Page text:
European Financial and Economic Crime Centre to take on organised crime

With a staff of 60 experts, the new Centre will tackle everything from fraud and corruption to money laundering and counterfeiting.
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By Martin Banks

08 Jun 2020

Europol’s European Financial and Economic Crime Centre (EFECC) aims to counter activities that are estimated to cost the EU economy some €110 billion a year.

It also aims to combat criminals who, it is feared, will try to benefit from the economic fallout from the Coronavirus pandemic.

Speaking on Friday in The Hague at a news conference to launch the centre, Europol Executive Director Catherine de Bolle said, “Europol has investigated economic crime in the past but not with such a coherent approach.”


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She added, “That is why we need to step up with this new centre. Given the pandemic it is very timely and will give fresh impetus in the fight against financial crime.”

The EFECC, she said, aims to “disrupt the activities” of organised criminals, adding, “to do this you need to follow the money and seize criminal assets.”

“Europol has investigated economic crime in the past but not with such a coherent approach. That is why we need to step up with this new centre” Catherine de Bolle, Europol executive director

“It is not enough to do house searches of confiscations. We must take away the oxygen that criminals breathe and you do that by following the money. This means having timely and accurate information and engaging and having closer cooperation with all those involved including police, customs and asset recovery officers.”

She added, “This often takes us outside national and EU jurisdictions even though there’s a need for a systematic and multilateral approach. The new centre will fill this need.”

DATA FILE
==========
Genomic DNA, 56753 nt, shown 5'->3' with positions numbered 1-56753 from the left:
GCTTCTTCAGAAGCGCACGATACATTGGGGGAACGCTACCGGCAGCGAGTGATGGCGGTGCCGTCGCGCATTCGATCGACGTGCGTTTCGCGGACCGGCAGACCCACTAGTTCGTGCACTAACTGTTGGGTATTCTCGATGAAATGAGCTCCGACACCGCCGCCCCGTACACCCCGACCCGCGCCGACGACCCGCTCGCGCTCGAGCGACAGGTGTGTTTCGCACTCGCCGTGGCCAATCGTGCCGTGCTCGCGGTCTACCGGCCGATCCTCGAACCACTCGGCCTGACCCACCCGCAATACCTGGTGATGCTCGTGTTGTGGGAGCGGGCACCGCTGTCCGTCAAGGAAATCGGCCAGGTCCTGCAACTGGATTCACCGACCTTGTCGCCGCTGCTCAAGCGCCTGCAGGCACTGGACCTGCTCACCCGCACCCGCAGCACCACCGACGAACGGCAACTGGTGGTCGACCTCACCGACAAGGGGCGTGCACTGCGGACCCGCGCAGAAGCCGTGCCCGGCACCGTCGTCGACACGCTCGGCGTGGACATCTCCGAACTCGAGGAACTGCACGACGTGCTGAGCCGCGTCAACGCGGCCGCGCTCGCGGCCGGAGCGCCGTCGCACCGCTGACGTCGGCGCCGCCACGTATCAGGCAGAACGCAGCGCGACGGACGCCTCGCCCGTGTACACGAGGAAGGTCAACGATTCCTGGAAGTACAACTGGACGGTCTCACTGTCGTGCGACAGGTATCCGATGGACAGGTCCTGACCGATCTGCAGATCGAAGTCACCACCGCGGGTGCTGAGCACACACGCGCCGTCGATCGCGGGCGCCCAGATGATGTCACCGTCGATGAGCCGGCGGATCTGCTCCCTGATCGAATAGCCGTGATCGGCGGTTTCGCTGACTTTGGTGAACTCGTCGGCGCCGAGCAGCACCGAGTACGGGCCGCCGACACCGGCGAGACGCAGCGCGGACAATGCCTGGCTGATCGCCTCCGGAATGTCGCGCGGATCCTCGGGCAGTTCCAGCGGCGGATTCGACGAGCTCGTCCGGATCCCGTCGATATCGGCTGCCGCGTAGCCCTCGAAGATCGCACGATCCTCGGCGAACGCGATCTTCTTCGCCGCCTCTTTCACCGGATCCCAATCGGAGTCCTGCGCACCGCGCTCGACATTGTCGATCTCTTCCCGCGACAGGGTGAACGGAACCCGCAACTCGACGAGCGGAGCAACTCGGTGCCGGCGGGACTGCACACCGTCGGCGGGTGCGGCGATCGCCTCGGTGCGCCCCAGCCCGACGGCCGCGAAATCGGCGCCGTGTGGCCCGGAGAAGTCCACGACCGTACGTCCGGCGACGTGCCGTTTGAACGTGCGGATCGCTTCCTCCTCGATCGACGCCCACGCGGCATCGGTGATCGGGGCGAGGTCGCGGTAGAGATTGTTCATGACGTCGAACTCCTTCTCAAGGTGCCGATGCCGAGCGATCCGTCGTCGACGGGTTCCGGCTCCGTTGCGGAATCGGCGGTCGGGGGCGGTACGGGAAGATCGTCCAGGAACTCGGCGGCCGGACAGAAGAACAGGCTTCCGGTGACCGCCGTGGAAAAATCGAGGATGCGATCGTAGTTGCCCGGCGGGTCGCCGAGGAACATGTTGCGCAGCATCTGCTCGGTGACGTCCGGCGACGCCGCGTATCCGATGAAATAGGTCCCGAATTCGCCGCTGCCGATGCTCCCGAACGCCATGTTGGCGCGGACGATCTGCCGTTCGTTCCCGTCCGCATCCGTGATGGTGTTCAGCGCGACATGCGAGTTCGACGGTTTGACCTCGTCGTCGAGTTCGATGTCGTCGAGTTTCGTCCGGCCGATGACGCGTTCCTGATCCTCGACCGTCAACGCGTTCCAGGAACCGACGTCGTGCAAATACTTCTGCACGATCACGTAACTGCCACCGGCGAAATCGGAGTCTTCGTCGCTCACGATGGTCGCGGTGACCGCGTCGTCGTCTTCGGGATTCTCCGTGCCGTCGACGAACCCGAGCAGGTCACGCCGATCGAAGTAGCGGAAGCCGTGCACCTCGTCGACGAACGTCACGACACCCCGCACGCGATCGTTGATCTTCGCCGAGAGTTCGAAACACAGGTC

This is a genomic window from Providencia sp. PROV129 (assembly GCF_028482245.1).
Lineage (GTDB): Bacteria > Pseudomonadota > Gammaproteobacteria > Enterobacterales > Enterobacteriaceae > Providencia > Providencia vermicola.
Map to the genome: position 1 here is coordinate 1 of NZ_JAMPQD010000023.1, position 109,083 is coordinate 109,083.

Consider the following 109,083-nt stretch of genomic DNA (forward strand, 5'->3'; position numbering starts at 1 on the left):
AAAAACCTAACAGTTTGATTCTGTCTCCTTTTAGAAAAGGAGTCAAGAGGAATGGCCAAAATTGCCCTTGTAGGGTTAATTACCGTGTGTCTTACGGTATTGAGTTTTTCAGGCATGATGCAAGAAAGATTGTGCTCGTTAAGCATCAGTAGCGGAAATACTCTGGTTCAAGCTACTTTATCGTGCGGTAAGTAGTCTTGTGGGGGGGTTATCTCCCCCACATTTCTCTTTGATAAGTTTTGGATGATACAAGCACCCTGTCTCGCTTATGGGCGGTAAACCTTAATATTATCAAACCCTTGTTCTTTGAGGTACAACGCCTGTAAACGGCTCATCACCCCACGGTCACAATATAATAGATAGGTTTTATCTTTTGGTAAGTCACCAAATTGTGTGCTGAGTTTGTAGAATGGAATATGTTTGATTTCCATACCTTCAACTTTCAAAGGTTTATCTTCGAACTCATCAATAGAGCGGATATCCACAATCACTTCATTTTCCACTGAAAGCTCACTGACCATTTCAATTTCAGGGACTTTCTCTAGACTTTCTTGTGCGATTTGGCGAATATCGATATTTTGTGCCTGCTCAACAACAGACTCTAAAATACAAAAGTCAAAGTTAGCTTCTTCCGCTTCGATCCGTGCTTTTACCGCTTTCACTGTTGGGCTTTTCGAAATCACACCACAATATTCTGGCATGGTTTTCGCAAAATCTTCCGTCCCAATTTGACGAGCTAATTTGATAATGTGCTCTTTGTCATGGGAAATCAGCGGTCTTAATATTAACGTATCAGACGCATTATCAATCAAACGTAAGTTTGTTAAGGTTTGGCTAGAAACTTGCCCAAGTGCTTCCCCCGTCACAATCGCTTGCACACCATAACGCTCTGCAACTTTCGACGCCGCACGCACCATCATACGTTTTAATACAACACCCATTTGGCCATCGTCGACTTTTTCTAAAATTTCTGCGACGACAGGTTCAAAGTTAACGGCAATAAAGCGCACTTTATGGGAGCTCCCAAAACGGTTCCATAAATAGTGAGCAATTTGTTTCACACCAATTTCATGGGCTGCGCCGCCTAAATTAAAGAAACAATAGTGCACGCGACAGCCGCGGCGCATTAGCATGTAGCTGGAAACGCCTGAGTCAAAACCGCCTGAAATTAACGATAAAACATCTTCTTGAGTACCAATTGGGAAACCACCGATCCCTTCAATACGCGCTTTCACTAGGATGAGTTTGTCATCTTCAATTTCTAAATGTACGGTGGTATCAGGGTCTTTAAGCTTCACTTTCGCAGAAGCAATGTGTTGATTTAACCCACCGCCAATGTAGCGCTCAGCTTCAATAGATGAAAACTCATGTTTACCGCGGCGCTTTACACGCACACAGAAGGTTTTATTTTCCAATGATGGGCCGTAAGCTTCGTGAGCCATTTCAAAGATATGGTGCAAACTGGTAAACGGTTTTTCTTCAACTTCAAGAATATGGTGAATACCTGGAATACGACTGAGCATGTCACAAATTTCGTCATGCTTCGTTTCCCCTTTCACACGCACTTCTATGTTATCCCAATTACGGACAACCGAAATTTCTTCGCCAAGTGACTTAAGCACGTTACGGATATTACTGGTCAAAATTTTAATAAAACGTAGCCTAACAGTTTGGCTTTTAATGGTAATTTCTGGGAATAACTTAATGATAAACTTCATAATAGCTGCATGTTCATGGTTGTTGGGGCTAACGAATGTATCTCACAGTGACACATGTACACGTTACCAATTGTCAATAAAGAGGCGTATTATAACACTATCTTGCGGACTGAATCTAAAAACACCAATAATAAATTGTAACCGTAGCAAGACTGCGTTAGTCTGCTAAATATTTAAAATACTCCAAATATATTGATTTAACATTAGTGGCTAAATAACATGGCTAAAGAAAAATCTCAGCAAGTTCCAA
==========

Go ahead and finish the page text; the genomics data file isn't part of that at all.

The estimated annual cost of organised crime in Europe, €110bn, is money that “could be used for schools and to support Europe’s economies after the health crisis.”

Some €1.2bn of criminal assets are confiscated annually in Europe but de Bolle said, “we need to do more and better than this because this is a small number.”

According to previous reports by Europol, some 98.9 percent of estimated criminal profits are not confiscated and remain at the disposal of criminals.

The new crime centre, she noted, comes after the launch of a cybercrime centre in 2013 and an anti-migrant smuggling centre three years later.

“All are information hubs for sharing intelligence on criminal gangs,” she said.

“The time is now right to create a centre for tackling economic crime which is highly complex and affects millions of citizens and companies in Europe. The extent to which it undermines the economy and impacts on society can’t be underestimated.”

“The centre will play an important role in making it harder to launder money and increase our ability to map the activities of serious criminals who have shown themselves good at using new opportunities such as those presented by the Coronavirus outbreak” Ylva Johansson, European Commissioner for Home Affairs

The centre’s 60 international staff, she said, have “650 years of expertise in fighting economic crime.

“Criminals don’t have any regard for national borders and the health crisis has again provided ample evidence that criminals are quick to adapt their criminal schemes to exploit the public’s fears. The fallout from this crisis will test the resilience of our economic infrastructure for years to come and we must be ready to counter the expected increase in the number of economic crimes.”

“Criminals will seek to exploit the problems that will emerge as a result of the upcoming economic downturn.”

Also speaking at the launch, European Commissioner for Home Affairs Ylva Johansson, said the centre was “timely” because the health crisis was a “chance for organised crime groups to take advantage of a weaker economy.”

“Going after criminals’ money needs specific expertise, not least in the digital era, and the centre will intensify such investigative work and promote better cooperation between the public and private sectors.”

She added, “When the legal economy weakens it is a chance for organised criminals to be stronger, for example, in money laundering. But the centre will play an important role in making it harder to launder money and increase our ability to map the activities of serious criminals who have shown themselves good at using new opportunities such as those presented by the Coronavirus outbreak.”

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